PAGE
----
“I think it’s one of the most intellectually exciting, vibrant places that I’ve been to,” Gehlbach added. “People are very interested in learning social science for the sake of understanding the future of their country. There’s a relevance to what people are studying that is immediate.”
Harrowing as the air raid warnings could be, Ukrainians managed to inject levity into those moments, Gehlbach and Sonin recalled. An app that sent air raid alerts to mobile phones used the voice of actor Mark Hamill as Star Wars character Luke Skywalker.
“Attention. Air raid alert. Proceed to the nearest shelter,” the actor said, notifying users of an impending raid. “Don’t be careless. Your overconfidence is your weakness.”
When the raid ended, the app would play Hamill saying, “The air alert is over. May the force be with you.”
Despite the air raids, Gehlbach and Sonin said they felt safe.
“I was in the basements,” Gehlbach recalled, “and Ukraine's air defense systems shot down virtually all the missiles.”
Although Sonin experienced several air raid warnings, Russian attacks failed to materialize.
Born, raised, and educated in Russia, Sonin said the most difficult part of his visit to Kyiv were his feelings of guilt. Residing in Moscow in 2021-22, he opposed the invasion, worked to prevent it, and left the country shortly after the war started.
As a result of his efforts, Sonin has been placed on Russia’s federal wanted list on allegations that he disseminated false information about the Russian military. What he actually did was post social media reports about the killings of civilians in Bucha and the destruction of a theater in Mariupol.
“My country did this,” he said of the destruction in Ukraine, “but also, I wasn’t able to stop it.”
‘Incredible sense of common identity’
More than a dozen alumni of the Kyiv School of Economics have been killed since the start of the war, Sonin said. At dinner one night during his visit, a woman told Gelbach that everyone in Ukraine knows at least three people who have been killed along the front lines of the conflict.
That trauma and the frequent air raid sirens have become part of life in Kyiv, the professors said. Gehlbach recalled speaking with a man who lives in a high-rise apartment and is unable to get to the basement shelter every time the sirens sound.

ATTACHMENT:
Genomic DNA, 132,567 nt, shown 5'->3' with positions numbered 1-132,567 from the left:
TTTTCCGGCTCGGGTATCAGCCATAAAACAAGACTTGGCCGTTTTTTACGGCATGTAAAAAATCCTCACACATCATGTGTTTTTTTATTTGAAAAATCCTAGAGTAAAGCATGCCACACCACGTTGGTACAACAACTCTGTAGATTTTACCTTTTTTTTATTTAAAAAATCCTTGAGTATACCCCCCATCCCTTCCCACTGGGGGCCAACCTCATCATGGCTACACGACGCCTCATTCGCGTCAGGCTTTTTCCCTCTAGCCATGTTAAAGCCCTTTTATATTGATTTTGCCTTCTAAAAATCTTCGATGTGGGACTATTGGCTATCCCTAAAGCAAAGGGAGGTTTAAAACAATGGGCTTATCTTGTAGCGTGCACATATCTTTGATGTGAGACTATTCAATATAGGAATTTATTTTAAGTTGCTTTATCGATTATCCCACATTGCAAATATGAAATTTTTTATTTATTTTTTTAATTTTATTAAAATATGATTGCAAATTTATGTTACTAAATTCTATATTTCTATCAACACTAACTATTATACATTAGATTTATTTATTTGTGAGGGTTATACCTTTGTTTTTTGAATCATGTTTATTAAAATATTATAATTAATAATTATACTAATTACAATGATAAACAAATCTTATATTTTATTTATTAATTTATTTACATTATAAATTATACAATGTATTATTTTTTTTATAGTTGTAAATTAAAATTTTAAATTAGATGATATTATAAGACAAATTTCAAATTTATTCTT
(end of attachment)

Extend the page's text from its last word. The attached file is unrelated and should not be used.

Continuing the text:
“He told me that when he hears the alert, the first thing he does is hug his son and they go to the corridor, away from the windows,” Gehlbach said. “Then he listens for the sound of explosions and from that he judges how far away it is, which tells him if he and his son should go to the basement or not.”
Both professors said they are optimistic about the future of the Kyiv School of Economics and higher education in Ukraine.
Sonin said the city and nation are a cradle of European civilization—in science, education, and the arts. The invasion has fueled a robust national identity for Ukrainians, he added. After the war, the country will shed its Russian imperial and Soviet past.
Gehlbach said he witnessed “an incredible sense of common identity and common purpose.” Those bonds may be complicated after the war by a return to Ukraine’s historically troubled political environment, he added.
“I think that’s inevitable,” Gehlbach said, “and not necessarily a bad thing.”
Sonin said the war will bring the collapse of Vladimir Putin’s regime, Ukraine’s liberation of its territories and membership in NATO and the European Union.
“And this will be the best way to make sure that this is the last war in Ukraine,” Sonin said.
Gehlbach said he is most concerned about whether the U.S. and Europe continue to support Ukraine.
“Ukraine will fight regardless of what the West will do,” Gehlbach said. “What’s happened in parts of Ukraine has been so horrific that it creates incredible motivation to finish the fight. I just hope that the West is there to help Ukraine to the end.”